If you managed to parallel park and enter from the street view, you’ll be greeted with merchandise, plenty of seating to choose from and bright lights. Entering from the first floor from parking in the back, it’s hard not to notice swing benches in the form of a chair lift hanging from the ceiling, and upbeat chatter echoing from above.
Opened just a little over a week ago on Monday, Jan. 27, 231 West Patisserie has taken its turn in the Marquette arena and moved their piece. Housed in what was once a type of teen night club and an abandoned building for years, renovations have turned it inside out to create a new ambiance in Marquette.
Known for their French style, this unique and modern patisserie has a multitude of seating, drinks, comfort food as well as a plethora of pastries—perhaps what they’re best known for.
Whether it’s a visit for a date, meeting, study session or simply hanging out with family, the two-story shop, located on Washington Street, is designed to welcome each type of personality.
Visitors Emily Kommer and her friend Haley Bethune said they enjoy the scenery and modern aesthetic of the shop, especially the seating on the lower level that features a snowy backdrop with chair lifts to sit upon.
This was Kommer’s first time visiting. She ordered a chocolate chip cookie, which she said tasted “pretty good.” Bethune has been to the patisserie before and her order is always an iced coffee with almond milk and a macaroon. The two both agreed that it’s a little expensive, but it’s worth it because you know what you’re getting.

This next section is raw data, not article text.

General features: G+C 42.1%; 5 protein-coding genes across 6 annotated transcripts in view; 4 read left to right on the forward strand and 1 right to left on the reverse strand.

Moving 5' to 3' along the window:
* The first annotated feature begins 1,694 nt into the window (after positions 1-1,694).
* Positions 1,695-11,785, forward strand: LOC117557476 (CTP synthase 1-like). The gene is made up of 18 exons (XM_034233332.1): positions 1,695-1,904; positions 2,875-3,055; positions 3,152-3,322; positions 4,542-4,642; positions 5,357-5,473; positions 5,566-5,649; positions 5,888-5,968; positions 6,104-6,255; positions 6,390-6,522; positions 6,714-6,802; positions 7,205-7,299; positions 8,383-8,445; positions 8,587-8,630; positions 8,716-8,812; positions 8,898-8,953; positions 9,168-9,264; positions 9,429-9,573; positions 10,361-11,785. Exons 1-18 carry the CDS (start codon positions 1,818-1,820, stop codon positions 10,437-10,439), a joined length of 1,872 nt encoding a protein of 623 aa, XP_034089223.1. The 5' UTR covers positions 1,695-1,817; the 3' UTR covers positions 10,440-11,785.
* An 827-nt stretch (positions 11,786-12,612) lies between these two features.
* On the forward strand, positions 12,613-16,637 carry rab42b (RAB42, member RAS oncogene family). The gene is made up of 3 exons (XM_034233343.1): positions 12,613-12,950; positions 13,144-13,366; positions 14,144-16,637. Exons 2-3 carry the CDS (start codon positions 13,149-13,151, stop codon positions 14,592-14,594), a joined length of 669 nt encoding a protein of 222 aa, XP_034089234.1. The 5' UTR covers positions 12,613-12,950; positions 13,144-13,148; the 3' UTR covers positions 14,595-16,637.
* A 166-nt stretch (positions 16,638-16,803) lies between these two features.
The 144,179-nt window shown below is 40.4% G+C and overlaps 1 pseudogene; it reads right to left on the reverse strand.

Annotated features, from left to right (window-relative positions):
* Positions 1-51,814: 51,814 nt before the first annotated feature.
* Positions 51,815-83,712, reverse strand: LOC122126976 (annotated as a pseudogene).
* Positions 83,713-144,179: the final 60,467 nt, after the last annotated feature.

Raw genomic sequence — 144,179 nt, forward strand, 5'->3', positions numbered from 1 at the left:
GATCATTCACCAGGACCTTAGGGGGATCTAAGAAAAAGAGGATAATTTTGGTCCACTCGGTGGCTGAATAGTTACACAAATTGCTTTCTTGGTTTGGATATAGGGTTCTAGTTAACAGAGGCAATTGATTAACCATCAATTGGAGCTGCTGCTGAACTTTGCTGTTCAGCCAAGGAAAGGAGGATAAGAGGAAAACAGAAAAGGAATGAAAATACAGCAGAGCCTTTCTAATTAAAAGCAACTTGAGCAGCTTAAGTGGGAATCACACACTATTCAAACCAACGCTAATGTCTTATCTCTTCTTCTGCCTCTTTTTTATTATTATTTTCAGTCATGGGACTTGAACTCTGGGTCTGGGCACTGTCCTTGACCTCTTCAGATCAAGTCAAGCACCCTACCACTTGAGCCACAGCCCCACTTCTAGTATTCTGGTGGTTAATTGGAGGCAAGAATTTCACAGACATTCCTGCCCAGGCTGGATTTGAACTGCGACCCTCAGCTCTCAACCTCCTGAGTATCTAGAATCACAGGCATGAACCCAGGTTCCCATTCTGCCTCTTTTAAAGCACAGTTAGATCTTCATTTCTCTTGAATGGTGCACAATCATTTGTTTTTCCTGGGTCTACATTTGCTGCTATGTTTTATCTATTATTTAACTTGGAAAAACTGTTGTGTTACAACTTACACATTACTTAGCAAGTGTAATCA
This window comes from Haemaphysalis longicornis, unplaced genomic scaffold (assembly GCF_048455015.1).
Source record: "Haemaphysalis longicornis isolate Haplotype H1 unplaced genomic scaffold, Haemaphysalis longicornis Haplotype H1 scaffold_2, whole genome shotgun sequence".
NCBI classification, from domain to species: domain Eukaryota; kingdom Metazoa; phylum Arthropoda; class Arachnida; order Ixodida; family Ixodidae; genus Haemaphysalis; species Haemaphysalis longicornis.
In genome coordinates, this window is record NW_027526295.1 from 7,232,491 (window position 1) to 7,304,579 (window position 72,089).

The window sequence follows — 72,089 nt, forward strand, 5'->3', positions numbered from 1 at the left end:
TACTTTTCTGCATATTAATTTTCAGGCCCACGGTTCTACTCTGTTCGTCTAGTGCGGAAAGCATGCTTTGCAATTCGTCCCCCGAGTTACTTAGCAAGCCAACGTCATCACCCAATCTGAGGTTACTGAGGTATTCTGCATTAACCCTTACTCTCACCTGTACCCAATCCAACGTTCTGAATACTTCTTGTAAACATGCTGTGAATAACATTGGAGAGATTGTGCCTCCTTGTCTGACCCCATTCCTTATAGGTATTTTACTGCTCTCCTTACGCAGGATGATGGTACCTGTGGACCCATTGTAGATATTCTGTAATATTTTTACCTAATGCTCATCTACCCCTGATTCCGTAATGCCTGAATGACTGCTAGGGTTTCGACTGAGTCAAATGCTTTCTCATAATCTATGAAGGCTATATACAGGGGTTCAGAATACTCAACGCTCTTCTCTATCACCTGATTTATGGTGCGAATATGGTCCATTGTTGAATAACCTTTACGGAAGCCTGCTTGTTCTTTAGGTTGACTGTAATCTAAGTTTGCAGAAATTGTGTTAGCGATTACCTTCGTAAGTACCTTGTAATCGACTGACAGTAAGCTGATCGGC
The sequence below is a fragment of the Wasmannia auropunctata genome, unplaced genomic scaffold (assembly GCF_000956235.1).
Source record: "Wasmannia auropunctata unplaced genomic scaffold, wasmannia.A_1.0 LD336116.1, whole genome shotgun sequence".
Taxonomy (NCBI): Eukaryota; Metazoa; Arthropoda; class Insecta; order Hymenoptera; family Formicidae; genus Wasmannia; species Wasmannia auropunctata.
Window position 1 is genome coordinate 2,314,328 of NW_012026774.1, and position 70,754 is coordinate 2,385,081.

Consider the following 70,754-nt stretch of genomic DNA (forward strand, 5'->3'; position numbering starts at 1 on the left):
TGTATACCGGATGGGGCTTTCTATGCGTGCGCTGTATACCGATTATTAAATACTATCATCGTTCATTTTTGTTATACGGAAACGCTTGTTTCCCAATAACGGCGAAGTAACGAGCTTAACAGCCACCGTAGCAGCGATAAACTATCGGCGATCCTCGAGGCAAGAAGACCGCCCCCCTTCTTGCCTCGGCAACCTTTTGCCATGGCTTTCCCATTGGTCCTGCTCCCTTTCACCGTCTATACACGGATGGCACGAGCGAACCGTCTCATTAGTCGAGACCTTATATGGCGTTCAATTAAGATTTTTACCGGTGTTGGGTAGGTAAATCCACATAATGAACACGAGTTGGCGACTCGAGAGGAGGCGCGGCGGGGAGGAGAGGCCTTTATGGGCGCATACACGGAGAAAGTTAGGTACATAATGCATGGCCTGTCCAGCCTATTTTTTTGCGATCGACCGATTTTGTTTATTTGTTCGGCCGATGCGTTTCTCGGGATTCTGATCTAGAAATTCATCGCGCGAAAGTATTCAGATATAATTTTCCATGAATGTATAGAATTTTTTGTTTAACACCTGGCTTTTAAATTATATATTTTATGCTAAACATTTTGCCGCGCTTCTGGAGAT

As all businesses start off a little chaotic and busy, Front of House Manager Amanda Courchaine said that things have died down a bit since their first week.
“Our first week was really busy with lines all day, which is wonderful,” Courchaine said. “This week has kind of steadied out a bit which is nice.”
Courchaine said that the feedback they’ve been receiving is just what they were hoping for and “has all been great so far.” Additionally, people have been enjoying the way things taste as well as the atmosphere they bring to the city.
“I love it. It’s busy and a lot of work, but I really love being involved in something like this,” Courchaine said.
The patisserie is well-decorated but finishing touches will be made with having artwork hung on the walls, Courchaine said.
Keeping these things in mind, Courchaine doesn’t see other businesses in Marquette like The Crib, for instance, to be their competition because of the different atmosphere and food they have to offer. But much like The Crib, students do find their way in with laptops and homework to stay a while, especially on Sunday nights, which is “nice to see,” she said.
Lars Larson works as a general contractor for the patisserie and worked behind the scenes to make this possible for what community members now see. He said it’s a cool way to show people what he and his team has done.
Going back to NMU for a masters degree, Larson remembers what the building was like years ago when he was an undergrad. He explained that it used to be an art gallery that was essentially a “party house.”
“There were apartments upstairs and they had bands and stuff down here,” Larson said. “It was fun, but then they had a big fire and the inside burned. I was working for a company that did the gutting of it and then it sat for about 10 or 12 years.”
Larson built a house for the owner of the building, Matthew Beardsley, about 10 years ago. Recently, he was looking for property around town and he found this “gem in the rough.” Thus, a patisserie in Marquette was born.